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Understanding Mutual Fund and Hedge Fund Styles Using Return Based Style Analysis

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  • Arik Ben Dor
  • Ravi Jagannathan

Abstract

We provide an introduction to the use of return based style analysis of Sharpe (1992) in practice. We demonstrate the importance of selecting the right style benchmarks and how the use of inappropriate style benchmarks may lead to wrong conclusions. When style analysis is applied to sector oriented funds such as healthcare, precious metals, energy, technology, etc., the set of benchmarks should include sector or industry indexes. Following Glosten and Jagannathan (1994), Fung and Hsieh (2001), and Agarwal and Naik (2001), we show how to analyze the investment style of hedge fund managers by including the returns on selected option based strategies as style benchmarks. In the examples we consider, return based style analysis provides insights not available through commonly used 'peer' evaluation alone.

Suggested Citation

  • Arik Ben Dor & Ravi Jagannathan, 2002. "Understanding Mutual Fund and Hedge Fund Styles Using Return Based Style Analysis," NBER Working Papers 9111, National Bureau of Economic Research, Inc.
  • Handle: RePEc:nbr:nberwo:9111
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    References listed on IDEAS

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    1. Grinblatt, Mark & Titman, Sheridan D, 1989. "Mutual Fund Performance: An Analysis of Quarterly Portfolio Holdings," The Journal of Business, University of Chicago Press, vol. 62(3), pages 393-416, July.
    2. Fung, William & Hsieh, David A., 1999. "A primer on hedge funds," Journal of Empirical Finance, Elsevier, vol. 6(3), pages 309-331, September.
    3. Jennifer Lynch Koski & Jeffrey Pontiff, 1999. "How Are Derivatives Used? Evidence from the Mutual Fund Industry," Journal of Finance, American Finance Association, vol. 54(2), pages 791-816, April.
    4. Dybvig, Philip H & Ross, Stephen A, 1985. " Differential Information and Performance Measurement Using a Security Market Line," Journal of Finance, American Finance Association, vol. 40(2), pages 383-399, June.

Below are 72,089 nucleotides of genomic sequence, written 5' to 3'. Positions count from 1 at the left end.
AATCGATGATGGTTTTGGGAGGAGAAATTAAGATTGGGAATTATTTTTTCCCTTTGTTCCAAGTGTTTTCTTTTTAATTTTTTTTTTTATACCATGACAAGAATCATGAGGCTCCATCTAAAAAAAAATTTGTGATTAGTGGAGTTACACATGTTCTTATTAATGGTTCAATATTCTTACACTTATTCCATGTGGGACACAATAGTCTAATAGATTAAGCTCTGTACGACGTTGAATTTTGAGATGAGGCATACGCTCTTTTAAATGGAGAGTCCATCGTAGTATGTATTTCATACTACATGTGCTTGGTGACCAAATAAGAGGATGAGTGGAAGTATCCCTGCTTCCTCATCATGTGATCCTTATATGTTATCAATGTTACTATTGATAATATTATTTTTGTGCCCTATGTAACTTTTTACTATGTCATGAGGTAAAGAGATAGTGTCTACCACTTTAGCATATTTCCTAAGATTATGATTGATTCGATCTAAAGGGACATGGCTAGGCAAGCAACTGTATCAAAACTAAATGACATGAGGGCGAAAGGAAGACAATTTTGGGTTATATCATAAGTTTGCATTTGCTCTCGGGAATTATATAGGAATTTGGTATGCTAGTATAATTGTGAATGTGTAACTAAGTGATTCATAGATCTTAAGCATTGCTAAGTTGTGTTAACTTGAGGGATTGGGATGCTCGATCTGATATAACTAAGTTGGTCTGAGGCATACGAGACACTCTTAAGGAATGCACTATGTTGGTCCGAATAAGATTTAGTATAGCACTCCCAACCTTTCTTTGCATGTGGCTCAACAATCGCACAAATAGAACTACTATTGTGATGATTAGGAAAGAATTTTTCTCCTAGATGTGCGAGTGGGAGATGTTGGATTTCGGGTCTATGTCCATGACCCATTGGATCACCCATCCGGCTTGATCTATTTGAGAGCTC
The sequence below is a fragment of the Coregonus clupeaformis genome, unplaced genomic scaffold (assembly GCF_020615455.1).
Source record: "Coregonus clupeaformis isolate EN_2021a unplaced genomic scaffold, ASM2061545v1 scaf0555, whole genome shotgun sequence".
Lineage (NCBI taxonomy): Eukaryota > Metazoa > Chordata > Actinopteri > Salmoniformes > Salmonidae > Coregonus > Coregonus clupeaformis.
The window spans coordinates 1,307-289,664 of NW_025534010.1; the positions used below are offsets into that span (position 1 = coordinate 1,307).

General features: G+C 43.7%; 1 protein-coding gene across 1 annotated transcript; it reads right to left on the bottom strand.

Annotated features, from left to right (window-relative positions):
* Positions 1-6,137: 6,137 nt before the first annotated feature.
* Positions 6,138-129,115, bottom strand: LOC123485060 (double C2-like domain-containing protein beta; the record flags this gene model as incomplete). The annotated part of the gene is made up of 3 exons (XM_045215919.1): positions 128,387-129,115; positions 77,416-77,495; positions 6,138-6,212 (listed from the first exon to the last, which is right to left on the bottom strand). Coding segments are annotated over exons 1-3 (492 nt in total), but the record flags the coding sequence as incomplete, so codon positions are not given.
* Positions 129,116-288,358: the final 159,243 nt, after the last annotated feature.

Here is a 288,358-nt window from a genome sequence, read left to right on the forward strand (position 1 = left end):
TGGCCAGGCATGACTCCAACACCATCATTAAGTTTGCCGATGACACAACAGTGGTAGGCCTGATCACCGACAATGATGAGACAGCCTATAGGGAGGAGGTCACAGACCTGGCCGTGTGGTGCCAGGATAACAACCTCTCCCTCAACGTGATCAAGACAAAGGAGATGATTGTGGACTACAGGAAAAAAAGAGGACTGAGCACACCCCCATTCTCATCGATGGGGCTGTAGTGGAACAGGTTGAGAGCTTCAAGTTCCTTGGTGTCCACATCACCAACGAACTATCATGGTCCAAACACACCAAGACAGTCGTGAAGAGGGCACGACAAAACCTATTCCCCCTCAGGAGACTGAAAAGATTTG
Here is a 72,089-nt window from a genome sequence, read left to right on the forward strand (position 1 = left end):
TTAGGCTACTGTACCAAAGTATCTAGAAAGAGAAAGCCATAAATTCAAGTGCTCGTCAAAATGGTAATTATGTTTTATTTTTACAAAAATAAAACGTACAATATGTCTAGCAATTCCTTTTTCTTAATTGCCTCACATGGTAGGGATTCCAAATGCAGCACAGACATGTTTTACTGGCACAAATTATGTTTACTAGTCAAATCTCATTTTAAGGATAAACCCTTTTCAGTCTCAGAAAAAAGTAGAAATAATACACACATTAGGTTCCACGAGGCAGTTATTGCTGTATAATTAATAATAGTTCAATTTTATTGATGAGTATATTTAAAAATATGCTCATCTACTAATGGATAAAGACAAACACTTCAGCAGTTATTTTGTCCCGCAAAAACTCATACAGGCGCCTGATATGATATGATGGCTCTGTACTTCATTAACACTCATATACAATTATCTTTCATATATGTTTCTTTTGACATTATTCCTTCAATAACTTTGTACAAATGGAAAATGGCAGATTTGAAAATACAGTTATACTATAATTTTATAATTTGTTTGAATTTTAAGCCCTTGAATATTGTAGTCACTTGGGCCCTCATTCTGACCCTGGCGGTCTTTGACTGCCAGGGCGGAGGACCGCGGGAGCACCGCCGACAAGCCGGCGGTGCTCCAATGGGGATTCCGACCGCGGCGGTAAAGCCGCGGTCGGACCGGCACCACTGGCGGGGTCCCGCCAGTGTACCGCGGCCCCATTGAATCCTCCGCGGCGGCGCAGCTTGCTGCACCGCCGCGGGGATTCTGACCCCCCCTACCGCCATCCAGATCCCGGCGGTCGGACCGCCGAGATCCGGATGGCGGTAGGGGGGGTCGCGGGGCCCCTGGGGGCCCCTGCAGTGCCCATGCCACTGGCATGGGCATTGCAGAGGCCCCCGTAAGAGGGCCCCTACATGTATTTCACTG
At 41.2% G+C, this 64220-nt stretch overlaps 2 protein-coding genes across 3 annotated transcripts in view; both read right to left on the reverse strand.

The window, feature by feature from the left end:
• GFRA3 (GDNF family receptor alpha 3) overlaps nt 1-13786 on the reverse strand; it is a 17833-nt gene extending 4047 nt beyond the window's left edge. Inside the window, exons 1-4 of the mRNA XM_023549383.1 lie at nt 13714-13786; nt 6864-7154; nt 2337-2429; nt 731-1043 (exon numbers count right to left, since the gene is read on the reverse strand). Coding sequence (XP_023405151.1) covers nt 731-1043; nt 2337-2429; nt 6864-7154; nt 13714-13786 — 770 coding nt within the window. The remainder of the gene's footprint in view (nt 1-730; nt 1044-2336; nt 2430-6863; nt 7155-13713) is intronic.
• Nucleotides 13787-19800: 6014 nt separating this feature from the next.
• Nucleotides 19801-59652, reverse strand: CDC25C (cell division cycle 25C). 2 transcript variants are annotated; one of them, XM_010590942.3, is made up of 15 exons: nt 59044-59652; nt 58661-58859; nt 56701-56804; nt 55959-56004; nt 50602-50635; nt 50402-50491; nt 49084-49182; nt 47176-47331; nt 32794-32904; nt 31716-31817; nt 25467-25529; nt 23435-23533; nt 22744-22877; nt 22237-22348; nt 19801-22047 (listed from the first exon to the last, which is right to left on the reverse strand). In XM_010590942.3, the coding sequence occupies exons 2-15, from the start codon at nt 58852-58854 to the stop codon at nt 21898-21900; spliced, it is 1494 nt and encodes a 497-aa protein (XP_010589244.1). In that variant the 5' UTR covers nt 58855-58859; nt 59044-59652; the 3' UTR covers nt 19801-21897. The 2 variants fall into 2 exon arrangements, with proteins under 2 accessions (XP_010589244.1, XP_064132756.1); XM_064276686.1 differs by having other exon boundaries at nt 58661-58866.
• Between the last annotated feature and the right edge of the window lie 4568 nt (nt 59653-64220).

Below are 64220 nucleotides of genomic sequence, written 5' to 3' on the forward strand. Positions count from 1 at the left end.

5. Glosten, L. R. & Jagannathan, R., 1994. "A contingent claim approach to performance evaluation," Journal of Empirical Finance, Elsevier, vol. 1(2), pages 133-160, January.
    6. Merton, Robert C, 1981. "On Market Timing and Investment Performance. I. An Equilibrium Theory of Value for Market Forecasts," The Journal of Business, University of Chicago Press, vol. 54(3), pages 363-406, July.
    7. Fung, William & Hsieh, David A, 1997. "Empirical Characteristics of Dynamic Trading Strategies: The Case of Hedge Funds," Review of Financial Studies, Society for Financial Studies, vol. 10(2), pages 275-302.
    8. Liang, Bing, 2000. "Hedge Funds: The Living and the Dead," Journal of Financial and Quantitative Analysis, Cambridge University Press, vol. 35(03), pages 309-326, September.
    9. Jagannathan, Ravi & Korajczyk, Robert A, 1986. "Assessing the Market Timing Performance of Managed Portfolios," The Journal of Business, University of Chicago Press, vol. 59(2), pages 217-235, April.
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    Cited by:

    1. Duarte, Jefferson & Longstaff, Francis A. & Yu, Fan, 2005. "Risk and Return in Fixed Income Arbitage: Nickels in Front of a Steamroller?," University of California at Los Angeles, Anderson Graduate School of Management qt6zx6m7fp, Anderson Graduate School of Management, UCLA.
    2. Li, Haitao & Xu, Yuewu & Zhang, Xiaoyan, 2010. "Evaluating asset pricing models using the second Hansen-Jagannathan distance," Journal of Financial Economics, Elsevier, vol. 97(2), pages 279-301, August.
    3. Ravi Jagannathan & Alexey Malakhov & Dmitry Novikov, 2010. "Do Hot Hands Exist among Hedge Fund Managers? An Empirical Evaluation," Journal of Finance, American Finance Association, vol. 65(1), pages 217-255, February.
    4. Robert Faff & Annette Nguyen & Bonnie H.I. Ip & Philip Gharghori, 2012. "Return-based Style Analysis in Australian Funds," Multinational Finance Journal, Multinational Finance Journal, vol. 16(3-4), pages 155-188, September.

    More about this item

    JEL classification:

    • G10 - Financial Economics - - General Financial Markets - - - General (includes Measurement and Data)
    • G14 - Financial Economics - - General Financial Markets - - - Information and Market Efficiency; Event Studies; Insider Trading

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